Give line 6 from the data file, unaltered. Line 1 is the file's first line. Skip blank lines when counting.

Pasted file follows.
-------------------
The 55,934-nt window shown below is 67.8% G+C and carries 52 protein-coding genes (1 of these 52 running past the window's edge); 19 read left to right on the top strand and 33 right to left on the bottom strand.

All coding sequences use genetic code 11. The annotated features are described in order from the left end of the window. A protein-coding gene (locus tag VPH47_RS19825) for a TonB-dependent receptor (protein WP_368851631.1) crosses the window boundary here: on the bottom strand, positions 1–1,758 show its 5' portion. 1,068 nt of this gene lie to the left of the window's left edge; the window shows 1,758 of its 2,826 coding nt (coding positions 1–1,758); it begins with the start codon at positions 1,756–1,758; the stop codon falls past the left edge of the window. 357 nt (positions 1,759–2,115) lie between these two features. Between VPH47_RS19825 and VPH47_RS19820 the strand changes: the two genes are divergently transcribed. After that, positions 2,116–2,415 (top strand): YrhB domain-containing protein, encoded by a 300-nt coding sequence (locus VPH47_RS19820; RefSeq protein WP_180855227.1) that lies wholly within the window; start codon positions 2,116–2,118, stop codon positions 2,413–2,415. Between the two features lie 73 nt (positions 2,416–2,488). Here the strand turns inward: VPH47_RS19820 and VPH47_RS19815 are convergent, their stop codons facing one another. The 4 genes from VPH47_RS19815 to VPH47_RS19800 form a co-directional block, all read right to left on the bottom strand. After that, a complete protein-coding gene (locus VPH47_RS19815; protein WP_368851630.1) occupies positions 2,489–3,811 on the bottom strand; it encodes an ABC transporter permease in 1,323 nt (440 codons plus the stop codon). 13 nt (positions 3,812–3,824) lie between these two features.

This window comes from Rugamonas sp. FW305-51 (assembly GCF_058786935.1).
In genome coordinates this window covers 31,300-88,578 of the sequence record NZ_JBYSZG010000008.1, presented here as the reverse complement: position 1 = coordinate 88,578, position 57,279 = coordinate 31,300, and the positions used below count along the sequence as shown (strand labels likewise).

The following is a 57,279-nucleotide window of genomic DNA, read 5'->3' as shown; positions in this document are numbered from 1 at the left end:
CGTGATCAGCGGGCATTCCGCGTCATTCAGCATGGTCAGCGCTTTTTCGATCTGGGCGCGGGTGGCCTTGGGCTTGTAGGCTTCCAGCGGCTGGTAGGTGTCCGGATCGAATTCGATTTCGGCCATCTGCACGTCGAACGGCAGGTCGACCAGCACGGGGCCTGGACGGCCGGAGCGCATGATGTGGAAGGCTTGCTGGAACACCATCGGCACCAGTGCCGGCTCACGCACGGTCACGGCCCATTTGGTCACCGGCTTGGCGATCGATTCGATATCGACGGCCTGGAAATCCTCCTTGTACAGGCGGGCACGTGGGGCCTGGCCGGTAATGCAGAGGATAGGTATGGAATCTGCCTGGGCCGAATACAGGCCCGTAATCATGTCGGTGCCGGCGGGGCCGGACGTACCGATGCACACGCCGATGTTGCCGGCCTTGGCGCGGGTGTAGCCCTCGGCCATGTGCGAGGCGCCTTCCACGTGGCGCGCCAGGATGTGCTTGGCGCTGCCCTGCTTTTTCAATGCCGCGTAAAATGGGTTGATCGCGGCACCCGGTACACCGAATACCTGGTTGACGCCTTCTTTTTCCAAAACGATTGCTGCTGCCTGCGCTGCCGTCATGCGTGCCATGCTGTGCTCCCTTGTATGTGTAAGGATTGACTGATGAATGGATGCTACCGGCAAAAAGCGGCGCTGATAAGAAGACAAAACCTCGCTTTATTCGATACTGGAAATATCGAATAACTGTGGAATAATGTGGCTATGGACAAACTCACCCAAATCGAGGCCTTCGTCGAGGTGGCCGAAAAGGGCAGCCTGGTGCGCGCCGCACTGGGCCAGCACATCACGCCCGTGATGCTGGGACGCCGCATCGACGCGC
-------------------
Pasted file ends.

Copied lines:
CGTGATCAGCGGGCATTCCGCGTCATTCAGCATGGTCAGCGCTTTTTCGATCTGGGCGCGGGTGGCCTTGGGCTTGTAGGCTTCCAGCGGCTGGTAGGTGTCCGGATCGAATTCGATTTCGGCCATCTGCACGTCGAACGGCAGGTCGACCAGCACGGGGCCTGGACGGCCGGAGCGCATGATGTGGAAGGCTTGCTGGAACACCATCGGCACCAGTGCCGGCTCACGCACGGTCACGGCCCATTTGGTCACCGGCTTGGCGATCGATTCGATATCGACGGCCTGGAAATCCTCCTTGTACAGGCGGGCACGTGGGGCCTGGCCGGTAATGCAGAGGATAGGTATGGAATCTGCCTGGGCCGAATACAGGCCCGTAATCATGTCGGTGCCGGCGGGGCCGGACGTACCGATGCACACGCCGATGTTGCCGGCCTTGGCGCGGGTGTAGCCCTCGGCCATGTGCGAGGCGCCTTCCACGTGGCGCGCCAGGATGTGCTTGGCGCTGCCCTGCTTTTTCAATGCCGCGTAAAATGGGTTGATCGCGGCACCCGGTACACCGAATACCTGGTTGACGCCTTCTTTTTCCAAAACGATTGCTGCTGCCTGCGCTGCCGTCATGCGTGCCATGCTGTGCTCCCTTGTATGTGTAAGGATTGACTGATGAATGGATGCTACCGGCAAAAAGCGGCGCTGATAAGAAGACAAAACCTCGCTTTATTCGATACTGGAAATATCGAATAACTGTGGAATAATGTGGCTATGGACAAACTCACCCAAATCGAGGCCTTCGTCGAGGTGGCCGAAAAGGGCAGCCTGGTGCGCGCCGCACTGGGCCAGCACATCACGCCCGTGATGCTGGGACGCCGCATCGACGCGC